The only real advantage of going to University for most people is that they make the contacts that will help them to generate business in the future. Networking is a natural part of University, but the realities are that in the real world, one can manage their own human networking potential in many other different ways.
Again, simply turning to the internet can have several great advantages and websites such as meetup.com lead the way for personal human networking on a physical premise.
I am the perfect example of someone that has made a living without worrying about establishment. I spend most of my time working from a laptop in my home or at a coffee shop, with Skype conferencing and facebook as a business aid. I work with various CRM’s and other online SAAS technologies to remain location independent and profitable.
I have nobody telling me what to do and I choose the work that I take based on that which I enjoy.
I study every single day, at-least an hour a day, beginning from my teenage years.
I was ahead of the game, but there are now many that are now finally following in my footsteps (and those like me)
Interestingly enough the first world is the first to blame for those stuck in the past. It is a funny thing really, that eastern countries and Africans general acquire technical skills online at a larger rate then those who live in the first world.
This is fundamentally the case because many of these countries are so poor that they do not have the money to go to University or even acquire the basics of Tertiary educations via any other means.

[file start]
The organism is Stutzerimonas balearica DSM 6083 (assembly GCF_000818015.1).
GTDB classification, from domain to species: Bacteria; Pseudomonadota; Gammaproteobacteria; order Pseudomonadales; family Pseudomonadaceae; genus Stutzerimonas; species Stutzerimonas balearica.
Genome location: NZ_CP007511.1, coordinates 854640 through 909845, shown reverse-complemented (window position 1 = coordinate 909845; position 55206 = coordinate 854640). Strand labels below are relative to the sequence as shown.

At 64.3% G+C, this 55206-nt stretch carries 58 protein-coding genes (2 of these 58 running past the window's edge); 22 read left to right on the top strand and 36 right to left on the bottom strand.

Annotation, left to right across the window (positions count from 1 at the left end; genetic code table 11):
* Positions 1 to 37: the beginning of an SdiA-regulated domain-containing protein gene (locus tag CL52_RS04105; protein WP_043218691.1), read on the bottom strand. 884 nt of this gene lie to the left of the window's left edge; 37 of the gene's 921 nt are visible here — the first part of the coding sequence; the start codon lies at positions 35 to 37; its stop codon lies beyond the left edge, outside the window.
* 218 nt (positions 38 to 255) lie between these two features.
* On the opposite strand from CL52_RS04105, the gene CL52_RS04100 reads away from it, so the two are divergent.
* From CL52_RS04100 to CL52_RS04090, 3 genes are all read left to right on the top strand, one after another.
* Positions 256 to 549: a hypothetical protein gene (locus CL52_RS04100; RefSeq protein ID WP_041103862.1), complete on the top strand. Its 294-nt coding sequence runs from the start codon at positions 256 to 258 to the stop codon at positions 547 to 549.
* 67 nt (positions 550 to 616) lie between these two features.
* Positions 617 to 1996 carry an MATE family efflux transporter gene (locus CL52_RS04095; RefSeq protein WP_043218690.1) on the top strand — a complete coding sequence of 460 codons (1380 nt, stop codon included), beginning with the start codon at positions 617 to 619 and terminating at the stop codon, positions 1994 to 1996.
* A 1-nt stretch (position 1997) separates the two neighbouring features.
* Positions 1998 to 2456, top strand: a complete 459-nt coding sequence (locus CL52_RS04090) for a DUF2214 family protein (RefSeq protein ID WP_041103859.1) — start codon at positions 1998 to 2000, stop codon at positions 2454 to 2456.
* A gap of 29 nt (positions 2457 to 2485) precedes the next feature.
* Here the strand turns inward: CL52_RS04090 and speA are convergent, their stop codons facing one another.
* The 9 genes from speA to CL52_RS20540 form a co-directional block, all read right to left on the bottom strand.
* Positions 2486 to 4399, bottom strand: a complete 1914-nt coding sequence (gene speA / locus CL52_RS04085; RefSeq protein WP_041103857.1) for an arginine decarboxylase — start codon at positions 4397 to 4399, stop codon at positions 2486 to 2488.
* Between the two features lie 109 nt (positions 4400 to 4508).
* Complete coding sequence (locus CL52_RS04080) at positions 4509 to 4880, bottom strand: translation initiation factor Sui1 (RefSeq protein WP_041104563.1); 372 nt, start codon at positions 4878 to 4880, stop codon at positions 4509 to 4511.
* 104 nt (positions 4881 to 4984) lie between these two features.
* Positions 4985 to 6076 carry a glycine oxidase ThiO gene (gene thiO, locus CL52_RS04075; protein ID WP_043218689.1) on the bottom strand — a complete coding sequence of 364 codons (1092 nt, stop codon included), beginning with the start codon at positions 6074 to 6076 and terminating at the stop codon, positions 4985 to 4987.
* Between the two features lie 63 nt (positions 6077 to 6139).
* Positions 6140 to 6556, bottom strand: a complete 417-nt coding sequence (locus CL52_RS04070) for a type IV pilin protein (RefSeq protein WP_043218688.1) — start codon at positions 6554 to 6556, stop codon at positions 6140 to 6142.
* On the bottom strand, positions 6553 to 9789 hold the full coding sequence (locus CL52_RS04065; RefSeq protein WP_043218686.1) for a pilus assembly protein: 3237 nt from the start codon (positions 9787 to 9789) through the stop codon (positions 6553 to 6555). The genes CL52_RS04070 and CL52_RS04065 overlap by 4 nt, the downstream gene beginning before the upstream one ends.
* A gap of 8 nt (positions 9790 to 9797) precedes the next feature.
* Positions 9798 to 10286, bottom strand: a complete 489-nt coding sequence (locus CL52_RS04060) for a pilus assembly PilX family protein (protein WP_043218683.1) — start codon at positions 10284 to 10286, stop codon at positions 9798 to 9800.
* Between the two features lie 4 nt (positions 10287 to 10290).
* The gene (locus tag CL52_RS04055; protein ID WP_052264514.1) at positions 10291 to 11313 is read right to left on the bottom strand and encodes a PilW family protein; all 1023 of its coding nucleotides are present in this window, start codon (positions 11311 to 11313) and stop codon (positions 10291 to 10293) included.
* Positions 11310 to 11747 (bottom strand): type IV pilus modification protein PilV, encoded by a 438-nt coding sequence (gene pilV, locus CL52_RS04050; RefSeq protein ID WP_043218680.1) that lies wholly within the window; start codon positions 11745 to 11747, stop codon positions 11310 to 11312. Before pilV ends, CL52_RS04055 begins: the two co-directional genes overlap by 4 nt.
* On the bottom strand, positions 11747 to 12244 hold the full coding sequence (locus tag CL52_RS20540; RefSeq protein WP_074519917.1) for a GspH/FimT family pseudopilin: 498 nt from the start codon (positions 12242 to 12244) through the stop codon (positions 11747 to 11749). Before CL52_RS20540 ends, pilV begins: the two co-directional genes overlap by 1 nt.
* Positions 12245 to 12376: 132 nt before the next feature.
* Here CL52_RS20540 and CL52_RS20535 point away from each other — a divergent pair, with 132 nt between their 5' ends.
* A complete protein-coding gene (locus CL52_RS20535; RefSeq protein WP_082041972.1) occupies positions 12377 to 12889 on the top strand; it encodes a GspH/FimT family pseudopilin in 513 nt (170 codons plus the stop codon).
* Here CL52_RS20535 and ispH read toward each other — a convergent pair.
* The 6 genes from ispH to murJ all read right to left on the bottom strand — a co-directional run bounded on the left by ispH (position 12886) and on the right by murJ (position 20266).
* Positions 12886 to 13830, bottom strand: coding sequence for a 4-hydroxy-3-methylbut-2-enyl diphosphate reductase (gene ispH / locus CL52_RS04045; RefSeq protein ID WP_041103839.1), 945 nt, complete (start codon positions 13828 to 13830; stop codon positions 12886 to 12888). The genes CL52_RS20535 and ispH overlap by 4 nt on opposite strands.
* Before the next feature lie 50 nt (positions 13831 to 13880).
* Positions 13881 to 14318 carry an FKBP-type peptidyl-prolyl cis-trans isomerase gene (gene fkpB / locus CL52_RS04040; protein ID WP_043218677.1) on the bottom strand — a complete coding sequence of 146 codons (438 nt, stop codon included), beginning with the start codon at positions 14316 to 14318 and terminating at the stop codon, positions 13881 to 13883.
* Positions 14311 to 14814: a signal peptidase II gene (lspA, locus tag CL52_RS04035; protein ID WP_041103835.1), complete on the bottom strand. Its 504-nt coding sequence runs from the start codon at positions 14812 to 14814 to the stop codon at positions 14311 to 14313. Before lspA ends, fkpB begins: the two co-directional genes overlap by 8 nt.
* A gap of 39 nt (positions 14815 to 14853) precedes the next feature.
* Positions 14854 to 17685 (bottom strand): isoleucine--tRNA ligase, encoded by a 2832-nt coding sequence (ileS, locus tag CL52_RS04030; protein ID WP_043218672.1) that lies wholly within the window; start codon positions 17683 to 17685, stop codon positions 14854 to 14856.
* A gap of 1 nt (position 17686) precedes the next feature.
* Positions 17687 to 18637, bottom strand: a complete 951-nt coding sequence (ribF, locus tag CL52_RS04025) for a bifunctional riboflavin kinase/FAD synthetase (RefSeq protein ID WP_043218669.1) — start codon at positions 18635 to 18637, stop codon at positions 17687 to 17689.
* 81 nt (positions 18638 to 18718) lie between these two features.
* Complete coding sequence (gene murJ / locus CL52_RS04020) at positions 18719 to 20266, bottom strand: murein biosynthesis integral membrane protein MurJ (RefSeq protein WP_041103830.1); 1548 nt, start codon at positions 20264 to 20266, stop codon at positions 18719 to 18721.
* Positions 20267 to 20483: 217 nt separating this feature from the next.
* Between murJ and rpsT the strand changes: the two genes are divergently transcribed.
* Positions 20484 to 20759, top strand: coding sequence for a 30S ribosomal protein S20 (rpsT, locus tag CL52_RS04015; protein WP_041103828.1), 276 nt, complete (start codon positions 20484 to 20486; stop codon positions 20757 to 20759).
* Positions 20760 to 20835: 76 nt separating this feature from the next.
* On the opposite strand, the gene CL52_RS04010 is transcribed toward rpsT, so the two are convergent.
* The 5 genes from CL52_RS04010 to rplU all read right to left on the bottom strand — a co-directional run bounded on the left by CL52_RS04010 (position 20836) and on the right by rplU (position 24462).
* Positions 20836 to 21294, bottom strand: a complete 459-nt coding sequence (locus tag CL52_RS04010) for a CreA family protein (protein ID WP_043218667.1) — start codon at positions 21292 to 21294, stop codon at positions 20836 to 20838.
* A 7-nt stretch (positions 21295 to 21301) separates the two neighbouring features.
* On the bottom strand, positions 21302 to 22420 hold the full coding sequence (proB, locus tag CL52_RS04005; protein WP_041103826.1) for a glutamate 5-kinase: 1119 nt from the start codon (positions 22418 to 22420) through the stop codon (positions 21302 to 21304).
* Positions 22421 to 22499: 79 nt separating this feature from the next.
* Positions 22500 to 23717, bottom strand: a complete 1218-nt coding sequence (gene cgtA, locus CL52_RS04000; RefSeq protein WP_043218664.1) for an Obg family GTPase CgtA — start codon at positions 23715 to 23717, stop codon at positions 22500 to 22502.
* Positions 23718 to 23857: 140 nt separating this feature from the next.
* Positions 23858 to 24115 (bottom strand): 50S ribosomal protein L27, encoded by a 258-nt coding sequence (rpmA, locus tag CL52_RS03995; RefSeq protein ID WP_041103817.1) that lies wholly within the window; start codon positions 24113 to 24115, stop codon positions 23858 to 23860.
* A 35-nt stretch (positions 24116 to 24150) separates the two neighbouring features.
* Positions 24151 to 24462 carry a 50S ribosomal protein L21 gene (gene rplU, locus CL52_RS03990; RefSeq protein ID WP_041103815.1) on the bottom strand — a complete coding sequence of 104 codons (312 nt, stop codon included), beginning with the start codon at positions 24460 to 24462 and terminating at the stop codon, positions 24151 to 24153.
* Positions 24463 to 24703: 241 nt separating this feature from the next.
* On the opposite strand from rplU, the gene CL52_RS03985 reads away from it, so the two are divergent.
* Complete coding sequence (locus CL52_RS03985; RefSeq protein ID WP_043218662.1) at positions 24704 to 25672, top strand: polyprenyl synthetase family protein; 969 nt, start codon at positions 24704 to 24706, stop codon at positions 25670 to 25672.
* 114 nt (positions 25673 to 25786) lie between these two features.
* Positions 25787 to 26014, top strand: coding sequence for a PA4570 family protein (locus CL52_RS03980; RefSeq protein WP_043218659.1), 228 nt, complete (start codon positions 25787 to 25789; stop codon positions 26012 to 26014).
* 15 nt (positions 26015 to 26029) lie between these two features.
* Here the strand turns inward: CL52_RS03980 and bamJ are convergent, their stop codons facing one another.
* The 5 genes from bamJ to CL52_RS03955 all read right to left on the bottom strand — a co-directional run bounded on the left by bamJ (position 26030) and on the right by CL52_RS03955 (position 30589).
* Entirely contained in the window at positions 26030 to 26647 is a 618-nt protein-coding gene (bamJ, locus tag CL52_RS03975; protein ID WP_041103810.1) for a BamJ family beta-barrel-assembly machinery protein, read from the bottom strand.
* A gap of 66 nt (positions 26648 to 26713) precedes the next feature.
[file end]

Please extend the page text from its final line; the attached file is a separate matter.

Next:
This makes corporates angry because they seek to control and furthermore online autodidact education gives power to those who are not of the same class brackets to shine bright from a server near you. This is particularly upsetting to elitists.
Much of the same argument can be applied to Game Development. Game Development is Largely an art form and there are hundreds of stories, if not thousands, that prove that even young teenagers can earn a living making video games. Most of these kids interested in video game programming don’t have the patience to wait for University before they create a game.
They start out young, using what? The internet.
Slowly the world is changing and voices are given to people that are capable -based on their merit and not their Harvard degree.
This is important because it takes control away from elitist monopoly capital. We have already seen many a corporate go down swinging due to disruptive technologies and there have been many studies based on these new educational trends.
In fact, Universities often form poor habits in technological genres. I truly see Computer Science as something creative and something that can advance the human species.